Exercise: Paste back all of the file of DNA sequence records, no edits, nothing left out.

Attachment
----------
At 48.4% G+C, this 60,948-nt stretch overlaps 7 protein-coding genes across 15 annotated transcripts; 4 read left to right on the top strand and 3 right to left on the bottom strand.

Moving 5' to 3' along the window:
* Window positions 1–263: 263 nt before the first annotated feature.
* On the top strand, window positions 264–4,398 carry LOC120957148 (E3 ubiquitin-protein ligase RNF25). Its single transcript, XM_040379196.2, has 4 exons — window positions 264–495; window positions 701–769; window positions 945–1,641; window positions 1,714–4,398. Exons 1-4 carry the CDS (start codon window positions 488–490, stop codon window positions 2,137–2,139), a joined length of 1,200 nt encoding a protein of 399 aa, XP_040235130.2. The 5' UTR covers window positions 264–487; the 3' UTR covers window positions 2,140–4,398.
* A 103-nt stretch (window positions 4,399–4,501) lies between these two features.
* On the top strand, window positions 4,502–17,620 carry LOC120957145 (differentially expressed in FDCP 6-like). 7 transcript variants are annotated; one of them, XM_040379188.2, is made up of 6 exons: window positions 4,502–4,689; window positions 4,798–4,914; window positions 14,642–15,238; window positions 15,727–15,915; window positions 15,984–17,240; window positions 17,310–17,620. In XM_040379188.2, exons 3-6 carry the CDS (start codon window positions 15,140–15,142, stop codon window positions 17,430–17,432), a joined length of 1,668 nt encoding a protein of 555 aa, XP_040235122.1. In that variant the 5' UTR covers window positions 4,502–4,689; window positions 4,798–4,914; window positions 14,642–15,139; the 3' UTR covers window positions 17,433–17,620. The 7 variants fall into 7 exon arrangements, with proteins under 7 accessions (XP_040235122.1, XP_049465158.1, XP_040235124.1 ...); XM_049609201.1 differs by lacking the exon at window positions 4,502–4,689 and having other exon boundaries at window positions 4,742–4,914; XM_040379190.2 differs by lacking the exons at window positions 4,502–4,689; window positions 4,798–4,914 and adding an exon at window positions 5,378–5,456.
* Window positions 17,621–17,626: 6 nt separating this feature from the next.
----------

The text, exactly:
At 48.4% G+C, this 60,948-nt stretch overlaps 7 protein-coding genes across 15 annotated transcripts; 4 read left to right on the top strand and 3 right to left on the bottom strand.

Moving 5' to 3' along the window:
* Window positions 1–263: 263 nt before the first annotated feature.
* On the top strand, window positions 264–4,398 carry LOC120957148 (E3 ubiquitin-protein ligase RNF25). Its single transcript, XM_040379196.2, has 4 exons — window positions 264–495; window positions 701–769; window positions 945–1,641; window positions 1,714–4,398. Exons 1-4 carry the CDS (start codon window positions 488–490, stop codon window positions 2,137–2,139), a joined length of 1,200 nt encoding a protein of 399 aa, XP_040235130.2. The 5' UTR covers window positions 264–487; the 3' UTR covers window positions 2,140–4,398.
* A 103-nt stretch (window positions 4,399–4,501) lies between these two features.
* On the top strand, window positions 4,502–17,620 carry LOC120957145 (differentially expressed in FDCP 6-like). 7 transcript variants are annotated; one of them, XM_040379188.2, is made up of 6 exons: window positions 4,502–4,689; window positions 4,798–4,914; window positions 14,642–15,238; window positions 15,727–15,915; window positions 15,984–17,240; window positions 17,310–17,620. In XM_040379188.2, exons 3-6 carry the CDS (start codon window positions 15,140–15,142, stop codon window positions 17,430–17,432), a joined length of 1,668 nt encoding a protein of 555 aa, XP_040235122.1. In that variant the 5' UTR covers window positions 4,502–4,689; window positions 4,798–4,914; window positions 14,642–15,139; the 3' UTR covers window positions 17,433–17,620. The 7 variants fall into 7 exon arrangements, with proteins under 7 accessions (XP_040235122.1, XP_049465158.1, XP_040235124.1 ...); XM_049609201.1 differs by lacking the exon at window positions 4,502–4,689 and having other exon boundaries at window positions 4,742–4,914; XM_040379190.2 differs by lacking the exons at window positions 4,502–4,689; window positions 4,798–4,914 and adding an exon at window positions 5,378–5,456.
* Window positions 17,621–17,626: 6 nt separating this feature from the next.